Japan prioritizes hiring of Filipino workers

ACTIVE people-to-people exchange, apart from tourism, is still a priority.

That was the assurance given by Japanese Ambassador to the Philippines Kazuhide Ishikawa despite the low passing rate for Filipino caregivers and nurses under the people-to-people exchange provisions of the Philippines-Japan Economic Partnership Agreement (PJEPA).

He said that this will be a definite point of improvement for the two country’s relations.

The ambassador made the pledge in a speech before the business community during the Makati Business Club’s General Membership Meeting recently.



Signed on September 9, 2006, the PJEPA is considered a milestone in Philippine international trade relations, because it is the first bilateral economic-partnership agreement entered into by the country with Japan.

PJEPA emphasizes cooperation on a wide range of areas, including human-resource development, science and technology, trade and investment promotion, small and medium enterprises, and the environment.

The pact also covers financial services, energy and environment, and transportation, among others.

Under the PJEPA framework, Filipino nurses and caregivers are allowed entry to Japan, so long as they pass several requirements. 

These include Japanese-language proficiency and national licensure examinations. Candidate nurses and caregivers are also required to undergo six months of language training in the country and in Japan to prepare them for the tests.

They may be required to undergo on-the-job training for at least three years before being allowed to take licensure exams.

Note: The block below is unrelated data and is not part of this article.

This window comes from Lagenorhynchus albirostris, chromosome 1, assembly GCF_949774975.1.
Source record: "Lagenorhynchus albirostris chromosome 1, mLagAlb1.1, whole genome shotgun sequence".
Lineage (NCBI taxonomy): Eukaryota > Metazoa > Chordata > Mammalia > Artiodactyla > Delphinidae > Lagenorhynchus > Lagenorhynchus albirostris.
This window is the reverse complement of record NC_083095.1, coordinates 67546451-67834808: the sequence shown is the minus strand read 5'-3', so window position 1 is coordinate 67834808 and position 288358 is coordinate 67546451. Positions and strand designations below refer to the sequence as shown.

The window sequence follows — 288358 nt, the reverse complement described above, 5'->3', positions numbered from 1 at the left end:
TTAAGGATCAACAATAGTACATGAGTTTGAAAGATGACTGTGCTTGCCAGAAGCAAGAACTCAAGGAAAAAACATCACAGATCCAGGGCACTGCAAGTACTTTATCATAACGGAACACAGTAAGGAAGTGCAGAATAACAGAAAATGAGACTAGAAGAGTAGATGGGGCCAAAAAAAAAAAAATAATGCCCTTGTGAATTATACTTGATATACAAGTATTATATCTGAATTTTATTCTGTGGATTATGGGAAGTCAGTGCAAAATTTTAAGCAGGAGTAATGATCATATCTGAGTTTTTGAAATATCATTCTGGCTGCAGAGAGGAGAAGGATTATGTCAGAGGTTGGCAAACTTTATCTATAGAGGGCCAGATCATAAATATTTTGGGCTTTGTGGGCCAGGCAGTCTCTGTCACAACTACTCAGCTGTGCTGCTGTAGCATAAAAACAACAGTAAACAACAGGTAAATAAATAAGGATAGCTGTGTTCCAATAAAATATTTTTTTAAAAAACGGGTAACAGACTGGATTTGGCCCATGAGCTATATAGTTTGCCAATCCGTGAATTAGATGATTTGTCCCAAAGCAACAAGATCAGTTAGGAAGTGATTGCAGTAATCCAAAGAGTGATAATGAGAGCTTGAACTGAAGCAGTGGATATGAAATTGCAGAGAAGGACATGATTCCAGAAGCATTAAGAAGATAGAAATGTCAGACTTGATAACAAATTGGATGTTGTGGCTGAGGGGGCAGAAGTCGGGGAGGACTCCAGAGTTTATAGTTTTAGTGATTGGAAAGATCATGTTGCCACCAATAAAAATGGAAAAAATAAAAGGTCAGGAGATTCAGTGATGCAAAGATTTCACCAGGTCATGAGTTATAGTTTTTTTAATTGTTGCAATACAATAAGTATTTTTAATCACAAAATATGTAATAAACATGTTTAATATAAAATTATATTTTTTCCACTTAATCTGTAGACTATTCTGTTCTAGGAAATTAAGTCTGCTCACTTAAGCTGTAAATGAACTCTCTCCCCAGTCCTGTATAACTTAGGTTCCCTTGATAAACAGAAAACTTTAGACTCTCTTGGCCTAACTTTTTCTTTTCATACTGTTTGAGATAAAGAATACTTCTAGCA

The difficulty of the examinations and the process to qualify has been points of contention of the Filipino applicants before, and the numbers reflect this. 

According to Ishikawa, data shows that from 2009 to 2016, the average passing rate for nurses for the national examinations is at 11.5 percent, while that of caregivers’ are at 43.2 percent.

Out of a total of 1,633 candidates for both categories, only 249 have successfully hurdled the examinations to become permanent healthcare workers in Japan.  

The top Japanese envoy has also proposed measures to improve passing rates, such as extension of test hours and additional hours of training.



Further, tourism remains to be at least one area where people-to-people exchange between Philippines and Japan will assuredly increase while significant changes on easing the regulations on the entry of Filipino workers to Japan have yet to happen.

According to Ishikawa, half-a-million Japanese tourists visit the Philippines annually, while an average 300,000 Filipino tourists visit Japan every year.

These numbers are seen increasing, as visa requirements for Philippine tourists have been relaxed two years ago. 

Japan remains to be the Philippines’s largest source of official development assistance, and is also its top trading partner.


Maritime Security 

Meanwhile, according to Defense Minister Kenjie Wakamiya, Japan is seeking cooperation on maritime security with the Philippines.

Wakamiya made the remark during a press conference following the transfer of TC90 training aircraft at Sangley Point in Cavite last March 27.

“The Philippines and Japan both suffer from natural disasters and we like to continue our cooperation in the area of humanitarian assistance and disaster relief operations,” Wakamiya said through an interpreter.

“Other than that, maritime security is another area that we like to seek our cooperation in the future, as the Philippines is located in a very crucial point of our sealines to Japan," he added.

Wakamiya said both countries are dependent on the supply of resources and energy which needs maritime transport.

“Therefore, stronger relationship with the Philippines is important as the country is located in the important point of sealanes," Wakamiya said.

Wakamiya said that Japan sees the urgent need of the Philippines to improve its capacities with regards to maritime transport– the very reason why Japanese defense ministry put much importance in building defense cooperation with the country.

"The Philippines comprises many islands and the country faces an urgent need to improve its capacities to responding to humanitarian assistance and disaster relief as well as maritime domain awareness missions,” he said.

He said freedom of navigation and safe sealanes were important for the peace and stability in the region.


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